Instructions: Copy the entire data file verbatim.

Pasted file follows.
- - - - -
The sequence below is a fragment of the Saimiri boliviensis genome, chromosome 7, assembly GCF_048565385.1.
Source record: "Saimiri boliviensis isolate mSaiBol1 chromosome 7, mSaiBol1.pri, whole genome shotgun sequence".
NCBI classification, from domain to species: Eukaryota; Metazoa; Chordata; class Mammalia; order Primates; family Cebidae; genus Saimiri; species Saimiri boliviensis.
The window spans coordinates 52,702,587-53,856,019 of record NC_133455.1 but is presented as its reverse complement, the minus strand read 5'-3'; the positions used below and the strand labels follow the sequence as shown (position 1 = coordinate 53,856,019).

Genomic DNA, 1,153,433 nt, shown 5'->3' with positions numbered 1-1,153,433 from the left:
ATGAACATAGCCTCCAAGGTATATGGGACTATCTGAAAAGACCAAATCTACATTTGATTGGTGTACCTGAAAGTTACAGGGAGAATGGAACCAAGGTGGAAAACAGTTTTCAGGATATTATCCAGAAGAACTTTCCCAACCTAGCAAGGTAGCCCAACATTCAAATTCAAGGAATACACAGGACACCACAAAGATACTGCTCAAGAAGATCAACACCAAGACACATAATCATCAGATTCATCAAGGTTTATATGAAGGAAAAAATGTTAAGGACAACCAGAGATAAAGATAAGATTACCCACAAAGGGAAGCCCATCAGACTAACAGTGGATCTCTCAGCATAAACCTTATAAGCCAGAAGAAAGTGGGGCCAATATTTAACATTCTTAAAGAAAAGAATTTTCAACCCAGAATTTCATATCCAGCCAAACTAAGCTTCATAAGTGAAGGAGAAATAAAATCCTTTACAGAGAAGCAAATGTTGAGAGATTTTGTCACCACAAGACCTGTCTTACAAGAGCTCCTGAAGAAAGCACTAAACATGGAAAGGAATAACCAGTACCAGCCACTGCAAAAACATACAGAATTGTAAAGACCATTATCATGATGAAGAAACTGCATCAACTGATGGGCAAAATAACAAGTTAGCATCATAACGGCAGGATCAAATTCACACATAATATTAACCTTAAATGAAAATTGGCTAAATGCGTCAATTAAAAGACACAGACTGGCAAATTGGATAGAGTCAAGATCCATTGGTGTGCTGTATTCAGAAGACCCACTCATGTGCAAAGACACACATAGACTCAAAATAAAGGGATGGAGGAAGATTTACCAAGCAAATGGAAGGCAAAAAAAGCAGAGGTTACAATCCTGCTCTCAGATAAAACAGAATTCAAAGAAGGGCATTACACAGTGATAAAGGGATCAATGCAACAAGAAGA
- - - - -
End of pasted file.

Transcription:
The sequence below is a fragment of the Saimiri boliviensis genome, chromosome 7, assembly GCF_048565385.1.
Source record: "Saimiri boliviensis isolate mSaiBol1 chromosome 7, mSaiBol1.pri, whole genome shotgun sequence".
NCBI classification, from domain to species: Eukaryota; Metazoa; Chordata; class Mammalia; order Primates; family Cebidae; genus Saimiri; species Saimiri boliviensis.
The window spans coordinates 52,702,587-53,856,019 of record NC_133455.1 but is presented as its reverse complement, the minus strand read 5'-3'; the positions used below and the strand labels follow the sequence as shown (position 1 = coordinate 53,856,019).

Genomic DNA, 1,153,433 nt, shown 5'->3' with positions numbered 1-1,153,433 from the left:
ATGAACATAGCCTCCAAGGTATATGGGACTATCTGAAAAGACCAAATCTACATTTGATTGGTGTACCTGAAAGTTACAGGGAGAATGGAACCAAGGTGGAAAACAGTTTTCAGGATATTATCCAGAAGAACTTTCCCAACCTAGCAAGGTAGCCCAACATTCAAATTCAAGGAATACACAGGACACCACAAAGATACTGCTCAAGAAGATCAACACCAAGACACATAATCATCAGATTCATCAAGGTTTATATGAAGGAAAAAATGTTAAGGACAACCAGAGATAAAGATAAGATTACCCACAAAGGGAAGCCCATCAGACTAACAGTGGATCTCTCAGCATAAACCTTATAAGCCAGAAGAAAGTGGGGCCAATATTTAACATTCTTAAAGAAAAGAATTTTCAACCCAGAATTTCATATCCAGCCAAACTAAGCTTCATAAGTGAAGGAGAAATAAAATCCTTTACAGAGAAGCAAATGTTGAGAGATTTTGTCACCACAAGACCTGTCTTACAAGAGCTCCTGAAGAAAGCACTAAACATGGAAAGGAATAACCAGTACCAGCCACTGCAAAAACATACAGAATTGTAAAGACCATTATCATGATGAAGAAACTGCATCAACTGATGGGCAAAATAACAAGTTAGCATCATAACGGCAGGATCAAATTCACACATAATATTAACCTTAAATGAAAATTGGCTAAATGCGTCAATTAAAAGACACAGACTGGCAAATTGGATAGAGTCAAGATCCATTGGTGTGCTGTATTCAGAAGACCCACTCATGTGCAAAGACACACATAGACTCAAAATAAAGGGATGGAGGAAGATTTACCAAGCAAATGGAAGGCAAAAAAAGCAGAGGTTACAATCCTGCTCTCAGATAAAACAGAATTCAAAGAAGGGCATTACACAGTGATAAAGGGATCAATGCAACAAGAAGA